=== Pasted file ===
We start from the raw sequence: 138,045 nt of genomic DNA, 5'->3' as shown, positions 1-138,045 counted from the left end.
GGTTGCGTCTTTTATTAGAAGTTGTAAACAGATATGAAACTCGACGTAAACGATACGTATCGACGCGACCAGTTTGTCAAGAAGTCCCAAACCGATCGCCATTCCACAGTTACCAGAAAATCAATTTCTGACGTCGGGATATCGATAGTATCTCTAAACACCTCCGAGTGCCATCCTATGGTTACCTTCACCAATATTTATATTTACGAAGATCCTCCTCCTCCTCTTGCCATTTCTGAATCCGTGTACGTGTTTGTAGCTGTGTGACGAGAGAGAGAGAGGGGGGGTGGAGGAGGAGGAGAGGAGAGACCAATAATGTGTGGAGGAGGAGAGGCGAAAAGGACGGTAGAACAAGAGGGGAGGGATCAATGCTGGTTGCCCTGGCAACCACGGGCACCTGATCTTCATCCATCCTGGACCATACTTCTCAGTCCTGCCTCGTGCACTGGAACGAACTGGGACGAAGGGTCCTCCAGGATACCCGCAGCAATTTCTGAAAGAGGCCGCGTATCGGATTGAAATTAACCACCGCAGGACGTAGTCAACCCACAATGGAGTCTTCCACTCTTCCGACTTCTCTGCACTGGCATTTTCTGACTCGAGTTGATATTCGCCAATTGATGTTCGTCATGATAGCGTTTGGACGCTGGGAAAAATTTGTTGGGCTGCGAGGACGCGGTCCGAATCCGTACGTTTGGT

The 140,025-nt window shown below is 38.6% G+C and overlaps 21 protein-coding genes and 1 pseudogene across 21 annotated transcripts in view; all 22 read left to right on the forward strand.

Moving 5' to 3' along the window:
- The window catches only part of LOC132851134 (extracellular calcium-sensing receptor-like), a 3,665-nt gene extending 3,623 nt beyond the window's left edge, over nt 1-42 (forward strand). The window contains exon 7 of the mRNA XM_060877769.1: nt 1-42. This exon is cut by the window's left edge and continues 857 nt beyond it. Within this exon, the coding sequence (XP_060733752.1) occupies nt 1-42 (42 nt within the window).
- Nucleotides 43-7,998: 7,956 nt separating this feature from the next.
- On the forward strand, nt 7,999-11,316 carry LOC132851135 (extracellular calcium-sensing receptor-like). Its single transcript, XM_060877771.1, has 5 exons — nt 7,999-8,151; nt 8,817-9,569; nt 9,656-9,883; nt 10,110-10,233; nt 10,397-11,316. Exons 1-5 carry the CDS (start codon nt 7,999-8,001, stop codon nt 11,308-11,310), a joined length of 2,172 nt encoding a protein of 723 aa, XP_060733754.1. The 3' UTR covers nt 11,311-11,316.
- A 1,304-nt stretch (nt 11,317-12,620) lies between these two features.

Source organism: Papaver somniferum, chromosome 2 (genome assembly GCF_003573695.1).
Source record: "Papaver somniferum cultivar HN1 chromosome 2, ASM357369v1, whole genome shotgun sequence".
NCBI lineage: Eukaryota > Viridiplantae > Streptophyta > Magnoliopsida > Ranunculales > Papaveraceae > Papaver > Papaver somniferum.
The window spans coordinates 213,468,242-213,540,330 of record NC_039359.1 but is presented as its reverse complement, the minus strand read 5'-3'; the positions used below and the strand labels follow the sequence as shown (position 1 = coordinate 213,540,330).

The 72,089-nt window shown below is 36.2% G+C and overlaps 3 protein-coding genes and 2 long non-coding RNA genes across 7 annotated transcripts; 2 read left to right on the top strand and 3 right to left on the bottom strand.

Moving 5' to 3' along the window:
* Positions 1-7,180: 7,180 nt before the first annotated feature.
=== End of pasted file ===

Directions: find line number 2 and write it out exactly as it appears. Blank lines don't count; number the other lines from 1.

GGTTGCGTCTTTTATTAGAAGTTGTAAACAGATATGAAACTCGACGTAAACGATACGTATCGACGCGACCAGTTTGTCAAGAAGTCCCAAACCGATCGCCATTCCACAGTTACCAGAAAATCAATTTCTGACGTCGGGATATCGATAGTATCTCTAAACACCTCCGAGTGCCATCCTATGGTTACCTTCACCAATATTTATATTTACGAAGATCCTCCTCCTCCTCTTGCCATTTCTGAATCCGTGTACGTGTTTGTAGCTGTGTGACGAGAGAGAGAGAGGGGGGGTGGAGGAGGAGGAGAGGAGAGACCAATAATGTGTGGAGGAGGAGAGGCGAAAAGGACGGTAGAACAAGAGGGGAGGGATCAATGCTGGTTGCCCTGGCAACCACGGGCACCTGATCTTCATCCATCCTGGACCATACTTCTCAGTCCTGCCTCGTGCACTGGAACGAACTGGGACGAAGGGTCCTCCAGGATACCCGCAGCAATTTCTGAAAGAGGCCGCGTATCGGATTGAAATTAACCACCGCAGGACGTAGTCAACCCACAATGGAGTCTTCCACTCTTCCGACTTCTCTGCACTGGCATTTTCTGACTCGAGTTGATATTCGCCAATTGATGTTCGTCATGATAGCGTTTGGACGCTGGGAAAAATTTGTTGGGCTGCGAGGACGCGGTCCGAATCCGTACGTTTGGT